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Define $f(n)=\sum\limits_{A \in S} f_{1}(n,A),\ n>2,\ n \in \mathbb{Z}$, where $S$ is the power set of $\{\frac{1}{2},\cdots ,\frac{1}{n-1}\}$.

Define $\ f_1(n,\varnothing)=1,\ f_{1}(n,A)=(-1)^{\#A-2n\Sigma(A)}$, where $\#A$ is the size of the set $A$ and $\Sigma(A)$ is the sum of the elements of A.

Let's take $n = 5$, for example: $$ \begin{align*} S = \{\\ & \varnothing,\\ & \{\frac{1}{2}\},\ \{\frac{1}{3}\},\ \{\frac{1}{4}\},\\ & \{\frac{1}{2},\frac{1}{3}\},\ \{\frac{1}{2},\frac{1}{4}\},\ \{\frac{1}{3},\frac{1}{4}\},\\ & \{\frac{1}{2},\frac{1}{3},\frac{1}{4}\}\\ \} \end{align*} $$ $f(5)=1+(-1)^{1-2 \cdot 5 \cdot (\frac{1}{2})}+ \cdots +(-1)^{2-2 \cdot 5 \cdot (\frac{1}{2}+\frac{1}{3})} + \cdots + (-1)^{3-2 \cdot 5 \cdot (\frac{1}{2}+\frac{1}{3}+\frac{1}{4})}=4.7320508075688767+1.2679491924311326i$

My question is: Why for every composite number $n$ is the real part of $f(n)$ approximately $0$, while prime numbers do not have this property? Examples: $$ \begin{align*} f(4) & = 1.887379141862766e-15-1.1102230246251565e-15i\\ f(22) & = -8.325340417059124e-12-7.568612403474617e-1i \end{align*} $$

Source: http://mymathforum.com/number-theory/43341-prime-prime.html

P.S. Python code for $f(n),f_{1}(n,A)$:

import itertools

def f_1(n,A):
    return (-1) ** (len(A) - 2 * n * (sum(A)))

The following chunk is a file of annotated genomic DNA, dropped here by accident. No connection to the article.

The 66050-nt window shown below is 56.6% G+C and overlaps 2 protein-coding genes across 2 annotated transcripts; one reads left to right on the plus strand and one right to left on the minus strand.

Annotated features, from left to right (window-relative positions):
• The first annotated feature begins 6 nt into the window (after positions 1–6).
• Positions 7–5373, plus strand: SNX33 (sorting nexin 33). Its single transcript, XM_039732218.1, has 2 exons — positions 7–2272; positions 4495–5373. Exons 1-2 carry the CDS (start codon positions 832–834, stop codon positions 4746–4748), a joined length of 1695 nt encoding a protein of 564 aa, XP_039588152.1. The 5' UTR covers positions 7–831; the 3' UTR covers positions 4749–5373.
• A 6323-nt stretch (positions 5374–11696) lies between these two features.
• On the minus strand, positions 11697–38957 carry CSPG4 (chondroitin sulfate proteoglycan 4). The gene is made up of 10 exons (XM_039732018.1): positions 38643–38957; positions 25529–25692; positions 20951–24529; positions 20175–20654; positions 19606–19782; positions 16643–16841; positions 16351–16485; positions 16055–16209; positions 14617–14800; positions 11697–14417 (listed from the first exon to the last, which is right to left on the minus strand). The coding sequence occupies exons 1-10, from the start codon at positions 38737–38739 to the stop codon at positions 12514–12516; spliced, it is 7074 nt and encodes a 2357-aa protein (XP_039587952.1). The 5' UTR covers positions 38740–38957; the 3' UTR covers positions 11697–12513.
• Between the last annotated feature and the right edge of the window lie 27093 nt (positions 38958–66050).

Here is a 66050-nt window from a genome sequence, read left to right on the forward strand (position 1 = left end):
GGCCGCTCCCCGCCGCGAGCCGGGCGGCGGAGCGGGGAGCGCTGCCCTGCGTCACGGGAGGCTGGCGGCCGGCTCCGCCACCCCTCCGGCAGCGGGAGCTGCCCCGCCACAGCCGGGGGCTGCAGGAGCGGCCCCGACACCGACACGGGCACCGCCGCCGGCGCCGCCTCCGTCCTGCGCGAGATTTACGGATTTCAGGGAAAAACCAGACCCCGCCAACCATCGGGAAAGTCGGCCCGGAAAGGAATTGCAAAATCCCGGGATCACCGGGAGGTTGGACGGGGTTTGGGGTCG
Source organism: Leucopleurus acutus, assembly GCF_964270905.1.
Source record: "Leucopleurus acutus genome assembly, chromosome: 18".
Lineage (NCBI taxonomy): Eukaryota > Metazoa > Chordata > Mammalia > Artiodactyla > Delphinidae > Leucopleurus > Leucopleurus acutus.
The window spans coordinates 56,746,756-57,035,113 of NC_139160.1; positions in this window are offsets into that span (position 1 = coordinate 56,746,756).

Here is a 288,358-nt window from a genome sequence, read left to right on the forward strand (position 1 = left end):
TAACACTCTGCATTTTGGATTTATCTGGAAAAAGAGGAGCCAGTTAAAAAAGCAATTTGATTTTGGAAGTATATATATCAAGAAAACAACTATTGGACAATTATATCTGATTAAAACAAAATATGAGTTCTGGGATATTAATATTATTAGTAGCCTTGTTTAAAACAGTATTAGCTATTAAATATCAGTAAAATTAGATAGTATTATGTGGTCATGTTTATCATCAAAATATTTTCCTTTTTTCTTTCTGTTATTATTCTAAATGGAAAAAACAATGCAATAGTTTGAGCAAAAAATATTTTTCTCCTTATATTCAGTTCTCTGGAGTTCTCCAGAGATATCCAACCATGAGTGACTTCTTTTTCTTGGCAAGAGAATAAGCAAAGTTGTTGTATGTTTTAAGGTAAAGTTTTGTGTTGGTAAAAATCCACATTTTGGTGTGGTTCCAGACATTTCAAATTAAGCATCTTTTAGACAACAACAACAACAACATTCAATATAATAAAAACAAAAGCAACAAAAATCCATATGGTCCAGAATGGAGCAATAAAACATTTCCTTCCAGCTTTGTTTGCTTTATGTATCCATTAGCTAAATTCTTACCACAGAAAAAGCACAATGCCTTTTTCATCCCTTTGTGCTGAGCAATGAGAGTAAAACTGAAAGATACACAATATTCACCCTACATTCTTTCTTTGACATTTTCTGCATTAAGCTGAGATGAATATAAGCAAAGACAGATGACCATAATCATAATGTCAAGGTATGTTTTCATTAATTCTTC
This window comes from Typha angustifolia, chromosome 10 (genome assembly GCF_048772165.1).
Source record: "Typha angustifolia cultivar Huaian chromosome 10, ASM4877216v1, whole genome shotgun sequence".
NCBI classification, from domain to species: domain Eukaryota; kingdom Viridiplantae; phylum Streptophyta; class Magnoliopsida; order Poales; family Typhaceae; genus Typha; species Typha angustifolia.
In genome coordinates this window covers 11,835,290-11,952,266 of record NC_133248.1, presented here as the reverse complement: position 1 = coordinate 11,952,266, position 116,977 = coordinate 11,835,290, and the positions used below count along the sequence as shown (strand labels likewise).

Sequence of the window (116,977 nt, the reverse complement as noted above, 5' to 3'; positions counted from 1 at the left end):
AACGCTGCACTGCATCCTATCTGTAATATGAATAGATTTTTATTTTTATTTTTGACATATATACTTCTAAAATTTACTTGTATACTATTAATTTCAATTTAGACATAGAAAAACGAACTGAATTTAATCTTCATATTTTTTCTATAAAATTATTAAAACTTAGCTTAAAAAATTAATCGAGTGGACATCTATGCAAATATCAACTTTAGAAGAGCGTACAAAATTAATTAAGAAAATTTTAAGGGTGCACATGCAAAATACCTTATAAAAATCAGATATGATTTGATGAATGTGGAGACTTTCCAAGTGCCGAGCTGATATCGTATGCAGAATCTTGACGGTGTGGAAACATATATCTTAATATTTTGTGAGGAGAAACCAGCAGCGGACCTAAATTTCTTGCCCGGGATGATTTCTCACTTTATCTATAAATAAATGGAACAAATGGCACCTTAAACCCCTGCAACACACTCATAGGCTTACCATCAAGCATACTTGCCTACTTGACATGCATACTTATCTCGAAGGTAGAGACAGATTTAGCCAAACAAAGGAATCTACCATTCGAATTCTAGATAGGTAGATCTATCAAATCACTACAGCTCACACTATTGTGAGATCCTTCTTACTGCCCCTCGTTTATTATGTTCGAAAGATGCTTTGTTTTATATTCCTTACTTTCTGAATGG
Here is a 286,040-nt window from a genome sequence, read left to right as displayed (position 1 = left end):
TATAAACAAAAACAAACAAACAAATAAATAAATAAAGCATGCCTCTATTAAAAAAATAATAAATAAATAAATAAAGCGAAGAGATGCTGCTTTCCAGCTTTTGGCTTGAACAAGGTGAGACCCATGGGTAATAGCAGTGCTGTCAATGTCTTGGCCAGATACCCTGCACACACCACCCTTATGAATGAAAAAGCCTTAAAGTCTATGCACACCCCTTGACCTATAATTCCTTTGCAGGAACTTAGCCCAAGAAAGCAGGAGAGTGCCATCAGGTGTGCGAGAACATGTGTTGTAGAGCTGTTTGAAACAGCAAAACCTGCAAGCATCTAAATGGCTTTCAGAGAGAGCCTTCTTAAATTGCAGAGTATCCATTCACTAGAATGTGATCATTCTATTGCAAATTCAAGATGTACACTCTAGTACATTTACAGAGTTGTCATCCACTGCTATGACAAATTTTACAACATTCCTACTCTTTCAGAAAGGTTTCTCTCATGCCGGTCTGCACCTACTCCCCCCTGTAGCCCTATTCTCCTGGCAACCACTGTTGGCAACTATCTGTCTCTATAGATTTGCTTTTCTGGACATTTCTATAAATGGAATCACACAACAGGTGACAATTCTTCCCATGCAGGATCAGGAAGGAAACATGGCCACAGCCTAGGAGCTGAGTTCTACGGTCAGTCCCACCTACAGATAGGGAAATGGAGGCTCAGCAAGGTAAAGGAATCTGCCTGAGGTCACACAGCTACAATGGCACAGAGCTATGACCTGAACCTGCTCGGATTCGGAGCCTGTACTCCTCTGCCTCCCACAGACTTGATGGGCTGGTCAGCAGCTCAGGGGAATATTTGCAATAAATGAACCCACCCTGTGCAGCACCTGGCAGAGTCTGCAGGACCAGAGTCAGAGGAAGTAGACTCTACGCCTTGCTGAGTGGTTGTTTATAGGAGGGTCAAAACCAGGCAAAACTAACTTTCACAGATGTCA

def f(n):
    l = [itertools.combinations([1/x for x in range(2,n)], x) for x in range(1,n-1)]
    return round(sum([f_1(n,y) for x in l for y in x]).real) + 1

print(f(4))

# Output: 0
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Any revise or edit of the definition for $f(n),f_{1}(n,A)$ are welcomed. –  miket Jun 21 at 1:52
    
I've updated the definition of $S$. My definition and the result become much nicer if you include the empty set, defining $f_1(n, \emptyset) = 1$. –  RghtHndSd Jun 21 at 2:01
    
@rghthndsd ,great thanks for the edit! –  miket Jun 21 at 2:01
    
@rghthndsd ,thanks for your advice,I updated the question. –  miket Jun 21 at 2:35
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1 Answer 1

up vote 9 down vote accepted

Because $f_1(n,A) = (-1)^{\#A-2n\sum A} = \prod_{x\in A} (-1)^{1-2nx}$, the sum over the power set of any set $B$ factors: $$ \sum_{A\subset B} f_1(n,A) = \prod_{x\in B} \big( 1 + (-1)^{1-2nx} \big). $$ In particular, $$ f(n) = \prod_{k=2}^{n-1} \big( 1 + (-1)^{1-2n/k} \big). $$ If $n$ is composite, then there exists an integer $2\le k\le n-1$ such that $k$ divides $n$; for such a $k$, we have $1 + (-1)^{1-2n/k} = 1+(-1)^{\text{some odd integer}}=0$. Therefore $f(n)$ is exactly equal to $0$ when $n$ is composite.

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